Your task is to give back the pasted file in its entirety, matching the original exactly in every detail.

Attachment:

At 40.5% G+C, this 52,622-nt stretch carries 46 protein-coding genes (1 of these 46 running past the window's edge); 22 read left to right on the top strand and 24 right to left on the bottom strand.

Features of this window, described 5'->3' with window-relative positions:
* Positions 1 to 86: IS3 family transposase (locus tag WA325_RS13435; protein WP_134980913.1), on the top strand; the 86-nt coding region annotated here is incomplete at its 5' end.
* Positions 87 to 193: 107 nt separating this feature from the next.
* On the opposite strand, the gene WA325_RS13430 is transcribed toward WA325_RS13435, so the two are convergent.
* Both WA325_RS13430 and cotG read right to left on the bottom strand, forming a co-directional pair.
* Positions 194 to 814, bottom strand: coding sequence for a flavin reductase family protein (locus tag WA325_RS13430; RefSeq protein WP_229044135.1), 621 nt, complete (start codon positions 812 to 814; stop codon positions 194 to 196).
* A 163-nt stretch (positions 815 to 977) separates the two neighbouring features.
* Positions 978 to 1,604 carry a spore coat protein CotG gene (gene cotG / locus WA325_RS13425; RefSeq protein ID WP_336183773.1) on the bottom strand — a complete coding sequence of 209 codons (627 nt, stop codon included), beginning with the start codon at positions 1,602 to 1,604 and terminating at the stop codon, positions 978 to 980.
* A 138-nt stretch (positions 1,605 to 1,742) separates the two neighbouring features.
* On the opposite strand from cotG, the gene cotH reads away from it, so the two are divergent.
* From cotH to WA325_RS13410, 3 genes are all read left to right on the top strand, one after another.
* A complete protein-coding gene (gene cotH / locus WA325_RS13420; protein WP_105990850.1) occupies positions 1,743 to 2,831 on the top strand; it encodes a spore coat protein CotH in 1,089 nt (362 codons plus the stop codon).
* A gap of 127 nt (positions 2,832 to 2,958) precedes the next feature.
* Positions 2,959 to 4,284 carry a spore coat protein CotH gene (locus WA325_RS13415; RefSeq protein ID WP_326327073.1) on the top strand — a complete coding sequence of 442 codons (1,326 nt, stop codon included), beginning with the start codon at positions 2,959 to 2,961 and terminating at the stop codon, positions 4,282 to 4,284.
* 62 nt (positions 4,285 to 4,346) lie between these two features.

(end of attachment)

At 40.5% G+C, this 52,622-nt stretch carries 46 protein-coding genes (1 of these 46 running past the window's edge); 22 read left to right on the top strand and 24 right to left on the bottom strand.

Features of this window, described 5'->3' with window-relative positions:
* Positions 1 to 86: IS3 family transposase (locus tag WA325_RS13435; protein WP_134980913.1), on the top strand; the 86-nt coding region annotated here is incomplete at its 5' end.
* Positions 87 to 193: 107 nt separating this feature from the next.
* On the opposite strand, the gene WA325_RS13430 is transcribed toward WA325_RS13435, so the two are convergent.
* Both WA325_RS13430 and cotG read right to left on the bottom strand, forming a co-directional pair.
* Positions 194 to 814, bottom strand: coding sequence for a flavin reductase family protein (locus tag WA325_RS13430; RefSeq protein WP_229044135.1), 621 nt, complete (start codon positions 812 to 814; stop codon positions 194 to 196).
* A 163-nt stretch (positions 815 to 977) separates the two neighbouring features.
* Positions 978 to 1,604 carry a spore coat protein CotG gene (gene cotG / locus WA325_RS13425; RefSeq protein ID WP_336183773.1) on the bottom strand — a complete coding sequence of 209 codons (627 nt, stop codon included), beginning with the start codon at positions 1,602 to 1,604 and terminating at the stop codon, positions 978 to 980.
* A 138-nt stretch (positions 1,605 to 1,742) separates the two neighbouring features.
* On the opposite strand from cotG, the gene cotH reads away from it, so the two are divergent.
* From cotH to WA325_RS13410, 3 genes are all read left to right on the top strand, one after another.
* A complete protein-coding gene (gene cotH / locus WA325_RS13420; protein WP_105990850.1) occupies positions 1,743 to 2,831 on the top strand; it encodes a spore coat protein CotH in 1,089 nt (362 codons plus the stop codon).
* A gap of 127 nt (positions 2,832 to 2,958) precedes the next feature.
* Positions 2,959 to 4,284 carry a spore coat protein CotH gene (locus WA325_RS13415; RefSeq protein ID WP_326327073.1) on the top strand — a complete coding sequence of 442 codons (1,326 nt, stop codon included), beginning with the start codon at positions 2,959 to 2,961 and terminating at the stop codon, positions 4,282 to 4,284.
* 62 nt (positions 4,285 to 4,346) lie between these two features.